Sarah Whitmore, the lead Manzanita kindergarten teacher, is also our college chairperson for the 2020-2021 school year. In a beautiful letter to families that was sent out last week, Sarah shares thoughts on the season, the solstice, and togetherness. We are delighted to share it again here.
I write to you with a heart full of pictures from our campus. 6th graders playing “Silent Night” on recorders in the Peace Garden—filling the EC outdoor classes with song. Preschool children trailing behind their teacher singing about their little lanterns shining bright. A 4th grade boy offering, with arm very outstretched for social distance, a crown-sized evergreen wreath to our 8th grade teacher, Ms. Deason. “It’s for you. We are making holiday wreaths.” She places it on her head, a solstice queen.
The campus is alive with a warm, festive mood. Though it’s cold outside, we couldn’t be warmer as we unveil a multitude of Festivals of Light with our classes. School is a sanctuary during this difficult time—a balm. How can we share this light?
Most of us have an understanding that the word solstice refers to the sun. We know that the summer solstice (~June 21) is the longest day of the year, with the sun sharing peak amounts of light and warmth. In contrast, the winter solstice (~Dec. 21) is the shortest day of the year—offering the least amount of the sun’s warmth and light. This astronomical phenomena is easily observable. We have all sensed it. We recognize this seasonal moment in our bones.
The word solstice translates to something like, when the sun stands still. The winter solstice is a reflection point, opposite to the summer solstice. We are approaching this still point—when the sun shares minimal light and warmth. In response, I invite you to cultivate and kindle your own human warmth, your inner light, and share it generously. It’s no wonder so many holidays that involve gift giving, sharing, gratitude and actual light/candles arise during this time of year.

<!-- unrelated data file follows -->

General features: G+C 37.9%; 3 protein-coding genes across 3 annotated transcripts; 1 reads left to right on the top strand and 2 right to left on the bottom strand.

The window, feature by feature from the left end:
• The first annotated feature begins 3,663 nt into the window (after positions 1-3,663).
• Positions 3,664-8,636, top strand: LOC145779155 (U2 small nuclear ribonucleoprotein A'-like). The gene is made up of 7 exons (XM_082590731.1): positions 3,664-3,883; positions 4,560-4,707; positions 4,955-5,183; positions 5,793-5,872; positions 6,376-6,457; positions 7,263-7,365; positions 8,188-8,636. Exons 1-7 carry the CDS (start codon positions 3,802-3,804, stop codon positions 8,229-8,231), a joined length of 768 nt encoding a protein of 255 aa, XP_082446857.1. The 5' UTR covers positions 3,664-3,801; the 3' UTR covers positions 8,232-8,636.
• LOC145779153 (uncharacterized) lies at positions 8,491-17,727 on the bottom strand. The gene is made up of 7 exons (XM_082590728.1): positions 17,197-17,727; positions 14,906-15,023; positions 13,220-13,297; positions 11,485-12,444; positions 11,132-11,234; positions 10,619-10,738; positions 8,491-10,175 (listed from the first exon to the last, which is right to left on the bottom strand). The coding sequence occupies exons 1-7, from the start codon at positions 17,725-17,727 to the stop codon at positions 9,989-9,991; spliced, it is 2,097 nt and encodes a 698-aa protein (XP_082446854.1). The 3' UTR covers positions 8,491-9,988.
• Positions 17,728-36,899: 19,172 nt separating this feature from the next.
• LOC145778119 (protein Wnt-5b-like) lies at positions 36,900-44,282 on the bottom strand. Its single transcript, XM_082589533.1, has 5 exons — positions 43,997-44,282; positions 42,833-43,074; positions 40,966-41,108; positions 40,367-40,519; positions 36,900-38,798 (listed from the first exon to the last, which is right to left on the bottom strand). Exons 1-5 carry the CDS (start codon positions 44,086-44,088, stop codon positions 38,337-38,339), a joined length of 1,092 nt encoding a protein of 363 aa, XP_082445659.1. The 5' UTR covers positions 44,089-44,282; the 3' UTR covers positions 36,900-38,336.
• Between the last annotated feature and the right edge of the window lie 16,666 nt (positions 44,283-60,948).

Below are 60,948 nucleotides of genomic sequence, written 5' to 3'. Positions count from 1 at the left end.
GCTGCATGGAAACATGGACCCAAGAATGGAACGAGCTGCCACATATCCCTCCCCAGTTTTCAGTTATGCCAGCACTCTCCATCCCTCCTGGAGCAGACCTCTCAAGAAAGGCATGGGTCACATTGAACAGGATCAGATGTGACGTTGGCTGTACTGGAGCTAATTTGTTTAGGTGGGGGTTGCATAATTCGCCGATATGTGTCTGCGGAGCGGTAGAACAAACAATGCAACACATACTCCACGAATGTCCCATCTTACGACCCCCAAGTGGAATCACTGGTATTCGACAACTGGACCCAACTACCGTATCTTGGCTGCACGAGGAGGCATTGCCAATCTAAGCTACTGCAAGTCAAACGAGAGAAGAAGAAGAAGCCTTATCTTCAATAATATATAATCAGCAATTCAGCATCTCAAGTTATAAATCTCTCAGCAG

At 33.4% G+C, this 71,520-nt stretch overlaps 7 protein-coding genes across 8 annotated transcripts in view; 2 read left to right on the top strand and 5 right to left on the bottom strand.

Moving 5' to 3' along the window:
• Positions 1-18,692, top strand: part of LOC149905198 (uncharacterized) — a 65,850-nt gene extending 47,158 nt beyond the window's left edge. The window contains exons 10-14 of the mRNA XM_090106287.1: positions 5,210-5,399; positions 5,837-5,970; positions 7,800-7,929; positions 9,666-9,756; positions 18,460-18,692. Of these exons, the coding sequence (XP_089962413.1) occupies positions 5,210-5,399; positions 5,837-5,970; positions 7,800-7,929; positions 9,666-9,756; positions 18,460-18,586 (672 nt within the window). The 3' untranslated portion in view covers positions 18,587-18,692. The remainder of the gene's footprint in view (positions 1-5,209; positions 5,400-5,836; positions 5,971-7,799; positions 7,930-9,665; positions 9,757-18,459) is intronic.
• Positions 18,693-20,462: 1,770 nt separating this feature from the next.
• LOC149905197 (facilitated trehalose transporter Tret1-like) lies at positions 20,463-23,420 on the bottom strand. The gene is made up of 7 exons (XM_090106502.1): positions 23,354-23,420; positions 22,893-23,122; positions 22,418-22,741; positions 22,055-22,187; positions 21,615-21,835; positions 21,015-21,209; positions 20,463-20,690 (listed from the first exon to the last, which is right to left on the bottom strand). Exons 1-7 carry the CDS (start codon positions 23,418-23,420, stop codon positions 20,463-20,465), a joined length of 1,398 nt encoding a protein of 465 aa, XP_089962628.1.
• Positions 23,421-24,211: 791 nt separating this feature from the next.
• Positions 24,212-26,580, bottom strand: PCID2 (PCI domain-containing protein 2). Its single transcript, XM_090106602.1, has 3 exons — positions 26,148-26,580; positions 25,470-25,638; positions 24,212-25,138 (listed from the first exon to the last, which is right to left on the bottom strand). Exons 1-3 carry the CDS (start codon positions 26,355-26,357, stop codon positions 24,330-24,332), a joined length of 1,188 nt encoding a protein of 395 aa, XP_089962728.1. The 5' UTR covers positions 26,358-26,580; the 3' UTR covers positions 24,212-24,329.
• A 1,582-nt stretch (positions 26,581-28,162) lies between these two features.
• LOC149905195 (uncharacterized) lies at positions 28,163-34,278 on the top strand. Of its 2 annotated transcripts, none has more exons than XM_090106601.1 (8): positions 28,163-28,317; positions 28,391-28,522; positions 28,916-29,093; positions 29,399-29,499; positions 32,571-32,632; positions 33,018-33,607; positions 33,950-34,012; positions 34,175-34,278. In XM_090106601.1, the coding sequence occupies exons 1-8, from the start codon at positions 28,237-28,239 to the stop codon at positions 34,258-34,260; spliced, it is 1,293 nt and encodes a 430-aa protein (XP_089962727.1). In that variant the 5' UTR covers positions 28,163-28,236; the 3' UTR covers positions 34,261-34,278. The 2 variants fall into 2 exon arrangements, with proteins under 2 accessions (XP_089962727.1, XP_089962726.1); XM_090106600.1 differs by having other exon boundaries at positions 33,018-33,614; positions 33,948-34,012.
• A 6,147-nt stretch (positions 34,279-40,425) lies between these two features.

Covid brought a unique challenge to us during the summer solstice—but we could comfortably be outdoors, take walks, drink in the sunlight even if our group of friends or family was smaller. My husband and I walked late into the evening that June night—greeting strangers and neighbors who were eating outdoors on their porches. Connecting.
The winter solstice—in this time of Covid—will present us with new lessons. How can we say yes, share, give, encounter others in a meaningful way this year? How will we express our love to those close to us and to our would-be friends and neighbors without being physically together?
It seems so important to reach out to others during the coldest and darkest time of year. Interesting that the sun gives us the most usable form of vitamin D—so essential to immune health. Could it be that our inner warmth and light, shared with others, could offer some immune support?
I want to share with you that even behind masks and with many feet between u, we are radiating light and we are reaching each other. We hope you will find ways to share your light with family and friends—safely but truly—the way we have been able to at school.
As we say to each other in kindergarten each morning, with a bow to each friend:
Golden Sun in heaven blue
Come and warm us through and through
Come and bring us of your goldThat the blossom may unfold
That my heart’s blossom may unfold:
to you, to you, to you and to you…